It’s hard to believe, but it has been ten years since I started this website. The exact date is a bit hard to pinpoint, as the site was launched on my student account at Villanova, which existed and was accessible on the web as far back as 1997. However, as near as I can tell, the site now known as Kaedrin began in earnest on May 31, 1999 at approximately 8 pm. That’s when I wrote and published the first entry in The Rebel Fire Alarms, an interactive story written in tandem with my regular visitors. I called these efforts Tandem Stories, and it was my primary reason for creating the website. Other content was being published as well – mostly book, movie, and music reviews – but the primary focus was the tandem stories, because I wanted to do something different on an internet that was filled with boring, uninspired, static content homepages that were almost never updated. At the time, the only form of interaction you were likely to see on a given website was a forum of some kind, so I thought the tandem stories were something of a differentiator for my site, and it was, though I never really knew how many different people visited the site. As time went on, interactivity on the web, even of the interactive story variety, became more common, so that feature became less and less unique…

I did, however, have a regular core of visitors, most of whom knew me from the now defunct 4degreez message boards (which has since morphed into 4th Kingdom, which is still a vibrant community site). To my everlasting surprise and gratitude, several of these folks are still regular visitors and while most of what I do here is for my own benefit, I have to admit that I never would have gotten this far without them. So a big thank you to those who are still with me!

But I’m getting ahead of myself here. Below is a rough timeline of my website, starting with my irrelevant student account homepage (which was basically a default page with some personal details filled in), moving on to the first incarnation of Kaedrin, and progressing through several redesigns and technologies until you got the site you’re looking at now (be forewarned, this gets to be pretty long, though it’s worth noting that the site looked pretty much like it does today way back in 2001, so the bulk of redesigning happened in the 1999-2001 timeframe)…

  • 1997-1999: As I started to take computer programming courses in college, I gained access to a student account on the university website. By default, all student accounts came with a bare-bones homepage which we were encouraged to personalize. I never really did much with it, though I thought it was funny to see some of the courses I was taking back in the day: MAT 1050 – Who cares about math, and HIS 3140 – The History of the spork. Also of note, the fact that we referred to it as “electronic mail address” and that google was not on my radar yet… Sometime during this timeframe I started considering a more comprehensive “homepage” and made a few stabs that never really got beyond the photoshop stage (thankfully for you!). Among these ill-fated designes included the uber-nerdy logic gate design shown below (click for larger, more complete version):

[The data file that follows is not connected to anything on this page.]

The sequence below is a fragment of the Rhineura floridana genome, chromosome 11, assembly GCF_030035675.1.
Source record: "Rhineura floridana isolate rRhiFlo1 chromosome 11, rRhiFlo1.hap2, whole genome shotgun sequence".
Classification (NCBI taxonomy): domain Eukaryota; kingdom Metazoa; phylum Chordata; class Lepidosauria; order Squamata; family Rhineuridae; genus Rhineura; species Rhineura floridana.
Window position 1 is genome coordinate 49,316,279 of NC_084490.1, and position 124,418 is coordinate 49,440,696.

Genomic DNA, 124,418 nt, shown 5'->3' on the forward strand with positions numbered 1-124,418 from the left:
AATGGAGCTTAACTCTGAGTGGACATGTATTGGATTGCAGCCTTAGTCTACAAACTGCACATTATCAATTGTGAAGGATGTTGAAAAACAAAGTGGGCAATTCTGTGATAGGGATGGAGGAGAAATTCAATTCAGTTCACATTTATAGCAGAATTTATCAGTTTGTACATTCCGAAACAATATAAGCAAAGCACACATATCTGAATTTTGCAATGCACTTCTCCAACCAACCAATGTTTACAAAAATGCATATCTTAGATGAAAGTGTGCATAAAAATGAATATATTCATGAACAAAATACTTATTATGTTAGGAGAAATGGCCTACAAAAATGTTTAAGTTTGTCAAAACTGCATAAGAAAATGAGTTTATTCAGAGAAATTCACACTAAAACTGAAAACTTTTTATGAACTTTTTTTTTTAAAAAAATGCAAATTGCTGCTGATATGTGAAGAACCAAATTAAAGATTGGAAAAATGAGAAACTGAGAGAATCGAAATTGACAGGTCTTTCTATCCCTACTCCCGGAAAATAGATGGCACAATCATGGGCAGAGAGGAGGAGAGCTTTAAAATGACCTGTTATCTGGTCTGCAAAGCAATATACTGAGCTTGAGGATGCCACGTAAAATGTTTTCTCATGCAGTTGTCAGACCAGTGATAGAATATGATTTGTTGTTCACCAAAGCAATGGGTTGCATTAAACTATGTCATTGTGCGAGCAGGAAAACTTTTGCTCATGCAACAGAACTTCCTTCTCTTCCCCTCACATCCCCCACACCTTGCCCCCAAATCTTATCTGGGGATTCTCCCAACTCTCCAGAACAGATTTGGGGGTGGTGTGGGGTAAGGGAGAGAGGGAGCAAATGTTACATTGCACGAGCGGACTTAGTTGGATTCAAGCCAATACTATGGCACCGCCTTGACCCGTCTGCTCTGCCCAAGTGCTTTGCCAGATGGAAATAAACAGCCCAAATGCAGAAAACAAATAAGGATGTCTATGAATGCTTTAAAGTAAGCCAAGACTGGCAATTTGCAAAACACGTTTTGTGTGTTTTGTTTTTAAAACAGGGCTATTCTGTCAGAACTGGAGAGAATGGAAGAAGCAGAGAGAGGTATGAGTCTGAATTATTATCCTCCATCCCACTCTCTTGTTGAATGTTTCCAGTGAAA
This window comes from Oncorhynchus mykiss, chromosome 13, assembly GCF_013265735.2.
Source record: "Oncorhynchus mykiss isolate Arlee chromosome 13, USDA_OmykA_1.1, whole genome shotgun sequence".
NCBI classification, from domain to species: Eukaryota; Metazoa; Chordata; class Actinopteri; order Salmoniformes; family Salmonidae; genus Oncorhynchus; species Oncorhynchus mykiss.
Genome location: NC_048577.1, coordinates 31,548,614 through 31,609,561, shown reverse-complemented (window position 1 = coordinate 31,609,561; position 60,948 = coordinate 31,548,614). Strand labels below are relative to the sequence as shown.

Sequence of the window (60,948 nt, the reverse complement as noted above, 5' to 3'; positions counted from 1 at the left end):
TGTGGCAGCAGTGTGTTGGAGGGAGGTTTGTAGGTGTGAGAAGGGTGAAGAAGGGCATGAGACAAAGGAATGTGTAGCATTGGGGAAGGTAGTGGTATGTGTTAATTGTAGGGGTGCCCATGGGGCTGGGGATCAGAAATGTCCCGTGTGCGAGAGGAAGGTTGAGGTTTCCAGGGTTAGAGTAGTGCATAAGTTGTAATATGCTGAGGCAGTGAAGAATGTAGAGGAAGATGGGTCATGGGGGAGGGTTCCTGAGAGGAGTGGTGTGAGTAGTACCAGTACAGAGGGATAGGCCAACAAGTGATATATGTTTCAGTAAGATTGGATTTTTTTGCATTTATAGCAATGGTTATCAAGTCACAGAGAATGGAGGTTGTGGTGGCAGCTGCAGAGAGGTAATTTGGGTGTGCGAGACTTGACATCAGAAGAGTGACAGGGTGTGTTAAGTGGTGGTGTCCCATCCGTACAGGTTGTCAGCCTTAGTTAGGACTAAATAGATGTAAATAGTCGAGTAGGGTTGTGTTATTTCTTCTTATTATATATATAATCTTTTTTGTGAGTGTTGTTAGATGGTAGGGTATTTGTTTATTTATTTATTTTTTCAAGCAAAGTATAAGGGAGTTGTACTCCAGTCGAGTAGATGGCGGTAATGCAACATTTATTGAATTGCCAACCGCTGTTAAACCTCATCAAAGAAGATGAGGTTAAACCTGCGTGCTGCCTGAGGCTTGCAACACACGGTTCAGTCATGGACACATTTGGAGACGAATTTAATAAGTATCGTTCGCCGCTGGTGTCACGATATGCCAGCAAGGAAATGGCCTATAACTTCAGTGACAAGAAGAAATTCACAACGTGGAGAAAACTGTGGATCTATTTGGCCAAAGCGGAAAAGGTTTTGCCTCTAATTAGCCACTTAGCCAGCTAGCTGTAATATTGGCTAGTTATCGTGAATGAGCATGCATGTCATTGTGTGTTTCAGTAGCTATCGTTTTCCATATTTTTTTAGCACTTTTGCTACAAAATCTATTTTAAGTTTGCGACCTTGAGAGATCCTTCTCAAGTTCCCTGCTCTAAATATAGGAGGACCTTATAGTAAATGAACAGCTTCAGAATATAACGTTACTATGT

Old, bad, nerdy design

    I’m not really embarrassed so much at the logic gate aspect of the design (which I thought was mildly clever at the time) as the font choice. Gah. Anyway, it was during this timeframe that the first designs for a site called Kaedrin started. The first drafts of the now iconic (well, to me) Kaedrin logo were created during this timeframe. They were not used, but every logo since then has used the same Viner Hand ITC font, though these days the logo isn’t quite as prominent as it once was (as you’ll see below).

  • May 1999 – Kaedrin v1.0: Again, I’ve had difficulty pinpointing the exact date when I launched Kaedrin in earnest, but judging from the timestamp of the first entry in The Rebel Fire Alarms, I gather that the site had been fully launched in May of 1999 (just as I was finishing up the semester and had some free time on my hands). Thanks to my participation on (which may have been known as the T.A.S. Boards at the time, I don’t remember exactly), I immediately had a built-in audience of like 5 people, which was pretty cool at the time. That summer was filled with updates and content (this was before blogs, so updates came in the form of reviews for books, movies, and music amongst other stuff that was popular on the web at the time, like sound clips and funny pictures, etc…). The layout initially featured mostly red text on a black background, but I found that to be a bit hard on the eyes, so in August I tried to soften the colors a bit (though even the new color scheme was pretty tough on the eyes). I can’t seem to find an example of the full red on black, but here’s the tweaked version (Click the image to see the full HTML page).

    Kaedrin: Version 1.0

    For the full effect, you have to click through to the HTML page and mouse over the left-navigation. Back in the day, CSS support was minimal, so to do those rollovers I had to write a custom javascript. I don’t think any of the links off the page will work, but it’s worth viewing just for the fun of it. Also worth noting: the copyright logo animated gif thingy and the fact that I had a guestbook (which was all the rage back in the day). Finally, if you have a high resolution monitor today, it’s difficult to notice, but at 800×600 the Kaedrin logo is enormous!